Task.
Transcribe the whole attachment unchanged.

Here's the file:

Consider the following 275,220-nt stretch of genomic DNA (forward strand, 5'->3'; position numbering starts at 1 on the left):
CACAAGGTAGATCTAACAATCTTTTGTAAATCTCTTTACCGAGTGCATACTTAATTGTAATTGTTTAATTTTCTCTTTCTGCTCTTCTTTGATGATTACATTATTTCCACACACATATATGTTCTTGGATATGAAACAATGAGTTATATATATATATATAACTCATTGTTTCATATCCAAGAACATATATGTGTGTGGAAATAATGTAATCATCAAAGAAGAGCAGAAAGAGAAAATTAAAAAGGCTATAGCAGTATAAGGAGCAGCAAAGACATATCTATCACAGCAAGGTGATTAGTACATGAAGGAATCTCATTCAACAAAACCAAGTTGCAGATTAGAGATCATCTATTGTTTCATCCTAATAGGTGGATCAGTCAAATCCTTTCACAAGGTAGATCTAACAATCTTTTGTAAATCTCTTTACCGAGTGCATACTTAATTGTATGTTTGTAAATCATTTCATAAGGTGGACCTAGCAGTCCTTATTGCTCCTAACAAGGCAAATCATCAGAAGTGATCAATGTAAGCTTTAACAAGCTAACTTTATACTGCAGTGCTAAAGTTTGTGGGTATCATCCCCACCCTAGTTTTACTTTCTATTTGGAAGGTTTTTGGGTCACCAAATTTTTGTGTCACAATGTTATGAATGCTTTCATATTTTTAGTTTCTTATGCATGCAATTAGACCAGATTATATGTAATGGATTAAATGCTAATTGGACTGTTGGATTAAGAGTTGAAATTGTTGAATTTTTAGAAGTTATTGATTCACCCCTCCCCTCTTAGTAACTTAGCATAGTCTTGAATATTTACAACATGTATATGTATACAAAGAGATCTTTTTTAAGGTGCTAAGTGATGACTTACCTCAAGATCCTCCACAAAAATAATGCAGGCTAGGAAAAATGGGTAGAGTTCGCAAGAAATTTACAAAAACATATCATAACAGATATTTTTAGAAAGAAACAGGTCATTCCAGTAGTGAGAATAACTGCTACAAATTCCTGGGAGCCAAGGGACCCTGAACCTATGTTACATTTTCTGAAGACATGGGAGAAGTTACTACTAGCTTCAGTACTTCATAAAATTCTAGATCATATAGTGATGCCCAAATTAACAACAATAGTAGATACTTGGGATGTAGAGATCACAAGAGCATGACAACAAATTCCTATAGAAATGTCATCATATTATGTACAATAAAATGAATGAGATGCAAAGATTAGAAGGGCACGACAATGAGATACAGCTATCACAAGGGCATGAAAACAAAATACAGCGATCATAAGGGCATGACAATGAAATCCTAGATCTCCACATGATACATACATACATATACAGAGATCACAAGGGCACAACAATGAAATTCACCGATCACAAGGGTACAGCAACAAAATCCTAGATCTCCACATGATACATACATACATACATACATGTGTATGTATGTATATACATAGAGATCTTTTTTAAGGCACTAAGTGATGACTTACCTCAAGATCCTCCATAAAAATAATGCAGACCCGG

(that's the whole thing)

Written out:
Consider the following 275,220-nt stretch of genomic DNA (forward strand, 5'->3'; position numbering starts at 1 on the left):
CACAAGGTAGATCTAACAATCTTTTGTAAATCTCTTTACCGAGTGCATACTTAATTGTAATTGTTTAATTTTCTCTTTCTGCTCTTCTTTGATGATTACATTATTTCCACACACATATATGTTCTTGGATATGAAACAATGAGTTATATATATATATATAACTCATTGTTTCATATCCAAGAACATATATGTGTGTGGAAATAATGTAATCATCAAAGAAGAGCAGAAAGAGAAAATTAAAAAGGCTATAGCAGTATAAGGAGCAGCAAAGACATATCTATCACAGCAAGGTGATTAGTACATGAAGGAATCTCATTCAACAAAACCAAGTTGCAGATTAGAGATCATCTATTGTTTCATCCTAATAGGTGGATCAGTCAAATCCTTTCACAAGGTAGATCTAACAATCTTTTGTAAATCTCTTTACCGAGTGCATACTTAATTGTATGTTTGTAAATCATTTCATAAGGTGGACCTAGCAGTCCTTATTGCTCCTAACAAGGCAAATCATCAGAAGTGATCAATGTAAGCTTTAACAAGCTAACTTTATACTGCAGTGCTAAAGTTTGTGGGTATCATCCCCACCCTAGTTTTACTTTCTATTTGGAAGGTTTTTGGGTCACCAAATTTTTGTGTCACAATGTTATGAATGCTTTCATATTTTTAGTTTCTTATGCATGCAATTAGACCAGATTATATGTAATGGATTAAATGCTAATTGGACTGTTGGATTAAGAGTTGAAATTGTTGAATTTTTAGAAGTTATTGATTCACCCCTCCCCTCTTAGTAACTTAGCATAGTCTTGAATATTTACAACATGTATATGTATACAAAGAGATCTTTTTTAAGGTGCTAAGTGATGACTTACCTCAAGATCCTCCACAAAAATAATGCAGGCTAGGAAAAATGGGTAGAGTTCGCAAGAAATTTACAAAAACATATCATAACAGATATTTTTAGAAAGAAACAGGTCATTCCAGTAGTGAGAATAACTGCTACAAATTCCTGGGAGCCAAGGGACCCTGAACCTATGTTACATTTTCTGAAGACATGGGAGAAGTTACTACTAGCTTCAGTACTTCATAAAATTCTAGATCATATAGTGATGCCCAAATTAACAACAATAGTAGATACTTGGGATGTAGAGATCACAAGAGCATGACAACAAATTCCTATAGAAATGTCATCATATTATGTACAATAAAATGAATGAGATGCAAAGATTAGAAGGGCACGACAATGAGATACAGCTATCACAAGGGCATGAAAACAAAATACAGCGATCATAAGGGCATGACAATGAAATCCTAGATCTCCACATGATACATACATACATATACAGAGATCACAAGGGCACAACAATGAAATTCACCGATCACAAGGGTACAGCAACAAAATCCTAGATCTCCACATGATACATACATACATACATACATGTGTATGTATGTATATACATAGAGATCTTTTTTAAGGCACTAAGTGATGACTTACCTCAAGATCCTCCATAAAAATAATGCAGACCCGG